Sleep doctors say many people who are diagnosed with insomnia are actually suffering a condition called delayed sleep phase disorder.
Physicians say up to 15 per cent of people who are told they have insomnia actually have the disorder, which makes it very hard for people to fall to sleep at night and difficult to get up in the morning.
Professor Ron Grunstein from the Woolcock Institute in Sydney says it is difficult to diagnose delayed sleep phase disorder.
"Most people who have it don't know they have a disorder," he said.
"They just think they have trouble getting off to sleep and trouble waking up."
Professor Grunstein says not going to bed before 2am or 3am is common in patients with the condition.
"They will sleep quite soundly but they are unable to get out of bed the next day," he said.
Sydney medical student Michelle Emerson, 25, says she realised she had delayed sleep phase disorder while listening to a university lecture on sleep disorders.
"If ever I have to wake up at what most people would consider a normal time, I'm ridiculously tired and if I could keep pressing the snooze button, I would," she said.
Her ideal bed time is around midnight or even later, but she says that is not conducive to her lifestyle and study.
Doctors are at a loss to explain what causes the disorder, however, they suspect it is a dysfunction of the body's internal clock which tells the body when to go to sleep and when to wake up.
They believe the hormone melatonin - which controls the body clock - may be involved.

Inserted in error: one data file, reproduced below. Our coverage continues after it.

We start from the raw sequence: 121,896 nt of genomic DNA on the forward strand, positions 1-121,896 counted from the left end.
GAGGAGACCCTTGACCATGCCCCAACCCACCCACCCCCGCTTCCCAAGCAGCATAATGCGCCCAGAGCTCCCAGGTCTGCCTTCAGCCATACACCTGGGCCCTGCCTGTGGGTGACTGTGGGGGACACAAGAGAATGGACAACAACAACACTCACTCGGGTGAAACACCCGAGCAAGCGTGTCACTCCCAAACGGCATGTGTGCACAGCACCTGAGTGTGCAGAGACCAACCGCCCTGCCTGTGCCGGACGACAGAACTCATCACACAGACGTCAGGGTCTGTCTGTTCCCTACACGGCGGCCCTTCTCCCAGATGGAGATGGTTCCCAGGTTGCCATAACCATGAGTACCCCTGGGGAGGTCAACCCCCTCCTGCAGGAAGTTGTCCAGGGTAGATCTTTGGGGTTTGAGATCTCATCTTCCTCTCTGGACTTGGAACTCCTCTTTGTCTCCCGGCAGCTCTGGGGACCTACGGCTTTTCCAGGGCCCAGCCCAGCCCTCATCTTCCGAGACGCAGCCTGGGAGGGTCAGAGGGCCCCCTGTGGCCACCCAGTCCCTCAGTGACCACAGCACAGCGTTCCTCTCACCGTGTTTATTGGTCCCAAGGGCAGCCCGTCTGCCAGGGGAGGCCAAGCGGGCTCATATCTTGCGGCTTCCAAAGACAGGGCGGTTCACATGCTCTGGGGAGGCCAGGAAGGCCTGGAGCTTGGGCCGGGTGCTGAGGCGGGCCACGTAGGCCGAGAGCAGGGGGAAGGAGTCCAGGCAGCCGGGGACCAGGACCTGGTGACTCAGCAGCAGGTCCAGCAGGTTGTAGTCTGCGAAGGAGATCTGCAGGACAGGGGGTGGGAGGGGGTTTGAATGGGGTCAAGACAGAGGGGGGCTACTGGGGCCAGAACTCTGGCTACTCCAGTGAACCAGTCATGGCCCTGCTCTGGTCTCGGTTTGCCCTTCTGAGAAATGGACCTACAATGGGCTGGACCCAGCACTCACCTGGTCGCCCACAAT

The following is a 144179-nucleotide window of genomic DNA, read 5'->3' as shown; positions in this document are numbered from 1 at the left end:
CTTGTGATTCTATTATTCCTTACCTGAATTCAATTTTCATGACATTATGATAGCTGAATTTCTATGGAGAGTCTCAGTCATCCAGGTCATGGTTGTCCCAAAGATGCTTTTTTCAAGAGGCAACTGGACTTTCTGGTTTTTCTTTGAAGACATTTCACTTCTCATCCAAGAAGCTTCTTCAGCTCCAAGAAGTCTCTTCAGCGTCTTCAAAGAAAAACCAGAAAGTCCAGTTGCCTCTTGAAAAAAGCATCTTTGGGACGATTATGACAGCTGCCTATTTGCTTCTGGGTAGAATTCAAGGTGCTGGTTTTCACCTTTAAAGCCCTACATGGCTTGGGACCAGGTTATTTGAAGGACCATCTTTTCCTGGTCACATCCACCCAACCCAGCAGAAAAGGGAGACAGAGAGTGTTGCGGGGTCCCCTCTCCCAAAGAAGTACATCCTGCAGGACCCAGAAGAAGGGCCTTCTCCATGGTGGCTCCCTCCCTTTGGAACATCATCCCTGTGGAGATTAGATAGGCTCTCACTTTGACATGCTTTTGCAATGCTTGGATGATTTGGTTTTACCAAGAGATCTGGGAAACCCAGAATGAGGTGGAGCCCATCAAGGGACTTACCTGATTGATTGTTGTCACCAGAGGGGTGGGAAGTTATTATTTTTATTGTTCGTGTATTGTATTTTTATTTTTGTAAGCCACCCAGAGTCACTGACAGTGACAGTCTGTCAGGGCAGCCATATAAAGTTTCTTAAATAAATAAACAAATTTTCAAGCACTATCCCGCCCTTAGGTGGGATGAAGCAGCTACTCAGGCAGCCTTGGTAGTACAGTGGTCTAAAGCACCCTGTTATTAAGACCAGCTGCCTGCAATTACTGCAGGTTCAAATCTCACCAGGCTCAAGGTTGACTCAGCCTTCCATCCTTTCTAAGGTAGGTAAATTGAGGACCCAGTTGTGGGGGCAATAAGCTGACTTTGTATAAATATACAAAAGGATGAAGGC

Researchers at Sydney's Woolcock Institute are running one of the first trials into delayed sleep phase disorder.
Along with other sites, they will recruit 320 patients with the condition with 160 people treated with melatonin while the rest will be given a placebo.
Professor Grunstein says melatonin has been used on a trial-and-error basis for people with the disorder.
"But there has never been a randomised trial and the purpose of this study is to prove whether melatonin works," he said.
Melatonin helps people get to sleep earlier and also wake up earlier.
"That's helpful because when you wake up earlier, you get more sunlight which normalises body rhythms and circadian rhythms," Professor Grunstein says.
"The drug is already approved for use by doctors, so if it works, people can easily access it."
Researchers are also looking at potential genes involved with delayed sleep phase disorder, although doctors say little is known about which genes might play a role in the condition.
Scientists will begin to look for different genetic markers.
In the future, patients with delayed sleep phase disorder could find the most effective treatments based on their genetic makeup.
Researchers in Sydney, Melbourne and Adelaide are looking for more volunteers for the study.